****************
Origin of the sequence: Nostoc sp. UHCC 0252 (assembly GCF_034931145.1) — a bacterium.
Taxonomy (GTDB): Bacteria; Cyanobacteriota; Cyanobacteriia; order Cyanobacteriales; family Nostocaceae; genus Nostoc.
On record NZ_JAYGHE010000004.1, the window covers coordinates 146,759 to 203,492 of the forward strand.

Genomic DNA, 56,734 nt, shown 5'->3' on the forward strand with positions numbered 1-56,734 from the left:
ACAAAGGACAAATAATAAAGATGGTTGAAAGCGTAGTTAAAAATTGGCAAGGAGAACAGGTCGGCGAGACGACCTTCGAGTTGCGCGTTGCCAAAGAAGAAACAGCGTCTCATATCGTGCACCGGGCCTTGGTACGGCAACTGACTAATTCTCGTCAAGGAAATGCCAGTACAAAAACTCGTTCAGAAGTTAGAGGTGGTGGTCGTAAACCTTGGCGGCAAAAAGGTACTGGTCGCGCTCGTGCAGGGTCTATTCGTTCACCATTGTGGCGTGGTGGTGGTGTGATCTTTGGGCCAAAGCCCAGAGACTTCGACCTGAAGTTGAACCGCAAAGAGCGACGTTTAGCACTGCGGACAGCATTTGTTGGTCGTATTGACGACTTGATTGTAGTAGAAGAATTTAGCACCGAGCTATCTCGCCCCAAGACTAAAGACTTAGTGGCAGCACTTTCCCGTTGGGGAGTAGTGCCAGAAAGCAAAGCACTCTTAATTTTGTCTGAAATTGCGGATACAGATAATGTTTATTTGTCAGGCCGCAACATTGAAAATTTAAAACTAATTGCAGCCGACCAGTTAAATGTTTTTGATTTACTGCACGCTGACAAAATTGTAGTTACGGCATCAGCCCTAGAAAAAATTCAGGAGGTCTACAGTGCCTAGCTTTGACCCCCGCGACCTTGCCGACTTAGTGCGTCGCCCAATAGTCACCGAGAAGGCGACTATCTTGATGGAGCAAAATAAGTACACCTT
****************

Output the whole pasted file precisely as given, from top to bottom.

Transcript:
Origin of the sequence: Nostoc sp. UHCC 0252 (assembly GCF_034931145.1) — a bacterium.
Taxonomy (GTDB): Bacteria; Cyanobacteriota; Cyanobacteriia; order Cyanobacteriales; family Nostocaceae; genus Nostoc.
On record NZ_JAYGHE010000004.1, the window covers coordinates 146,759 to 203,492 of the forward strand.

Genomic DNA, 56,734 nt, shown 5'->3' on the forward strand with positions numbered 1-56,734 from the left:
ACAAAGGACAAATAATAAAGATGGTTGAAAGCGTAGTTAAAAATTGGCAAGGAGAACAGGTCGGCGAGACGACCTTCGAGTTGCGCGTTGCCAAAGAAGAAACAGCGTCTCATATCGTGCACCGGGCCTTGGTACGGCAACTGACTAATTCTCGTCAAGGAAATGCCAGTACAAAAACTCGTTCAGAAGTTAGAGGTGGTGGTCGTAAACCTTGGCGGCAAAAAGGTACTGGTCGCGCTCGTGCAGGGTCTATTCGTTCACCATTGTGGCGTGGTGGTGGTGTGATCTTTGGGCCAAAGCCCAGAGACTTCGACCTGAAGTTGAACCGCAAAGAGCGACGTTTAGCACTGCGGACAGCATTTGTTGGTCGTATTGACGACTTGATTGTAGTAGAAGAATTTAGCACCGAGCTATCTCGCCCCAAGACTAAAGACTTAGTGGCAGCACTTTCCCGTTGGGGAGTAGTGCCAGAAAGCAAAGCACTCTTAATTTTGTCTGAAATTGCGGATACAGATAATGTTTATTTGTCAGGCCGCAACATTGAAAATTTAAAACTAATTGCAGCCGACCAGTTAAATGTTTTTGATTTACTGCACGCTGACAAAATTGTAGTTACGGCATCAGCCCTAGAAAAAATTCAGGAGGTCTACAGTGCCTAGCTTTGACCCCCGCGACCTTGCCGACTTAGTGCGTCGCCCAATAGTCACCGAGAAGGCGACTATCTTGATGGAGCAAAATAAGTACACCTT